The audience and writers at the time were all aware of the political climate or of recent wars or about other religions in the region. There was no need for the author to explain these. We however thousands of years later are less so well informed!

It’s really helpful when reading the Bible to ask ourselves what is going on in the world of the audience and the author.

Nothing occurs in a vacuum. While God’s truths are timeless, understanding the situations people were in as they heard and delivered those truths will help us understand how to apply those truths in our equally important and unique situations.

Take away: When turning to a new book of the bible do a little bit of research on the book to find out more about that group of people and the world they found themselves in. Keep the things you learn about the culture, religions, politics and everything else in your mind as you read through the book.

6) We don’t read it through the person of Jesus

This one is the biggest of all. I’ve wrote a little about this already here – Nobody has ever seen God… Really?

You see we for some reason seem to forget that Jesus came to correct a lot of misunderstandings about God. Many of which the people got and continued to teach from the scriptures!

When we read the Bible without first and foremost holding Jesus to be the perfect image of God then we are going to find ourselves in trouble.

Because there are times where on the surface of things God looks very much nothing like Jesus. In those moments our interpretation of the scripture must bow to the ultimate interpretation of God… Jesus.

If our interpretation of the Bible leads us to a conclusion about God that is at odds with the Father Jesus came to represent then we must change our interpretation.

This might be a big leap for some of you but it doesn’t make it any less true! Jesus Christ is the perfect image of God.

Nothing shows the nature of God and His will more clearly than Jesus… Even the Bible!

Take away: When faced with difficult passages about God, His actions and His will, ask yourself first and foremost – what did Jesus show to be true of God? From that place, approach the scriptures and allow yourself to interpret them through the person and life of Jesus.

What about you?

What mistakes have you made over the years as you approach the scriptures? And what have you changed in that area that has allowed you to get all that God intended for you to get out of the Bible?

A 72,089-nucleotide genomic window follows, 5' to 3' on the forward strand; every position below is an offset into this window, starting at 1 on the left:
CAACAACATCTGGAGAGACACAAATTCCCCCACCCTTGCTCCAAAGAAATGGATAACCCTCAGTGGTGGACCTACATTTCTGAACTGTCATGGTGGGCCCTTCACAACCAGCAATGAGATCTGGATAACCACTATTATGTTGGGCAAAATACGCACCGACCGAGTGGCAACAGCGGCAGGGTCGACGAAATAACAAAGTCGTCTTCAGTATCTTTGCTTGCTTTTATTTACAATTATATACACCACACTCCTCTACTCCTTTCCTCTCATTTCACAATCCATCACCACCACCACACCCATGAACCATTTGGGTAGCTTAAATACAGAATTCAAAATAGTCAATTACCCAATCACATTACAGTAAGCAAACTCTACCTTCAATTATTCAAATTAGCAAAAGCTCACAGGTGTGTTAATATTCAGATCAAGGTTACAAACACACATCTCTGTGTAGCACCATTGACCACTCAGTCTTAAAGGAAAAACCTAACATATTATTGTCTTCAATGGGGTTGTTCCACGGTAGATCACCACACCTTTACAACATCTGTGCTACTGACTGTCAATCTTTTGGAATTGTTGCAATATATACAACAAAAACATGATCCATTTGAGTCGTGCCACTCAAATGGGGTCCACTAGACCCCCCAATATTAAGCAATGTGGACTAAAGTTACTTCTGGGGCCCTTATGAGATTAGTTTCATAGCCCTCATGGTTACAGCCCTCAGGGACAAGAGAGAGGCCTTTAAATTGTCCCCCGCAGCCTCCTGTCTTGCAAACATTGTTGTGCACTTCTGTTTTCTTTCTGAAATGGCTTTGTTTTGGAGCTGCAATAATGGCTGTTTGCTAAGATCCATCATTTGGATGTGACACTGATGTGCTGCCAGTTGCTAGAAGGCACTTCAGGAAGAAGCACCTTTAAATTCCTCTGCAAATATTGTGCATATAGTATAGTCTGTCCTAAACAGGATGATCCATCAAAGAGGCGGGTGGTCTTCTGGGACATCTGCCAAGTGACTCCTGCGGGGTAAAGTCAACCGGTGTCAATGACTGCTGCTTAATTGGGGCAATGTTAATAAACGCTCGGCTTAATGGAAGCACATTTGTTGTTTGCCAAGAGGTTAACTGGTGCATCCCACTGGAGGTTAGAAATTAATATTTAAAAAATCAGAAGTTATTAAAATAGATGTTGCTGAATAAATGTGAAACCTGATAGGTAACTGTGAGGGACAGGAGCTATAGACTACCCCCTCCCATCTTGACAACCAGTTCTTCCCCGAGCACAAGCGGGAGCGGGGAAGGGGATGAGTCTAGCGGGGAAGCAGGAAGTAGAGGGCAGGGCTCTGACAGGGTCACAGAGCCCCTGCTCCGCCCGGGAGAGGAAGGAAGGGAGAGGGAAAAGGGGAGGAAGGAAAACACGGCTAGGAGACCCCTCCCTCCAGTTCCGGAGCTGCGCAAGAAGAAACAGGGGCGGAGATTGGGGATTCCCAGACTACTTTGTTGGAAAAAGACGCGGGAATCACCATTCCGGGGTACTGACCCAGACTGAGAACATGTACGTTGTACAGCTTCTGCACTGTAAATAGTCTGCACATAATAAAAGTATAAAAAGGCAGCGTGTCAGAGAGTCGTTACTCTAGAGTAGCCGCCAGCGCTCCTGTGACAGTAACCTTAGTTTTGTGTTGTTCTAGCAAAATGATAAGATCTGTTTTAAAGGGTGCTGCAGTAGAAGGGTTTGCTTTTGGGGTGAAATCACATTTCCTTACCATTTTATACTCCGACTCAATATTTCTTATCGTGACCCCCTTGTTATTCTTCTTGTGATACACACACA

Please leave a comment below and let me know :)

A few more resources on the Bible on PhilDrysdale.com:

Podcast – Has The Bible Become Our Idol
Blog – Is The Bible Really The Word of God
Blog – Jesus Was Not A Bible Believing Christian

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  1. thanks phil. Some of those actually hit me hard. Never imagined i could have been getting it wrong one way or the other though i’ve always acknowledge room for more. It’s always been challenging reading your words. Cant deny its been a heart searcher. I promise to read in light of the above now. More understanding phil and courage to speak this truth out.

  2. This is very close to what you’ve already said–but I don’t think you specifically articulated it: We need to read the text through as you would read any other piece of literature. Simply put: sit down and read through the book of Mark in one or two sittings. Read through the book of Philippians in one sitting. Read it through the way you would read any other writing!

    My practice is take a book (say Ephesians) then read it through every night for a week. The first couple of times just read it without making notes. The next thing is start asking questions: “What does this say?” “What does this mean?” “What am I not certain about?”

    Next, while it is important to do your historical-critical research; avoid commentaries. I’d stick to a good Bible Dictionary–Anchor is pretty expensive and ISBE is a bit dated. But if you have access to a decent library, see what you can find.

    If the only option are commentaries, only read the introductions to the books. Do not read the verse by verse comments. Instead begin to look at the foot notes in your text (I don’t mean study Bible comments, either–in fact, put the study Bible aside and just get a text with no commentary. A study Bible is just a Bible that has a commentary attached to it…). Footnotes may include variant readings or literal translations for place names, etc.

    Note: I am not anti-commentary. But I prefer to come up with my own conclusions first and then see what the commentators are saying. And not all commentaries are equal. I’d make certain the ones I read were written within the last 20-30 years and were written by scholars–not preachers (not a slap against preachers–but many are not exegetes, they tend to publish their sermons which most often are not designed to dig out the details of a text).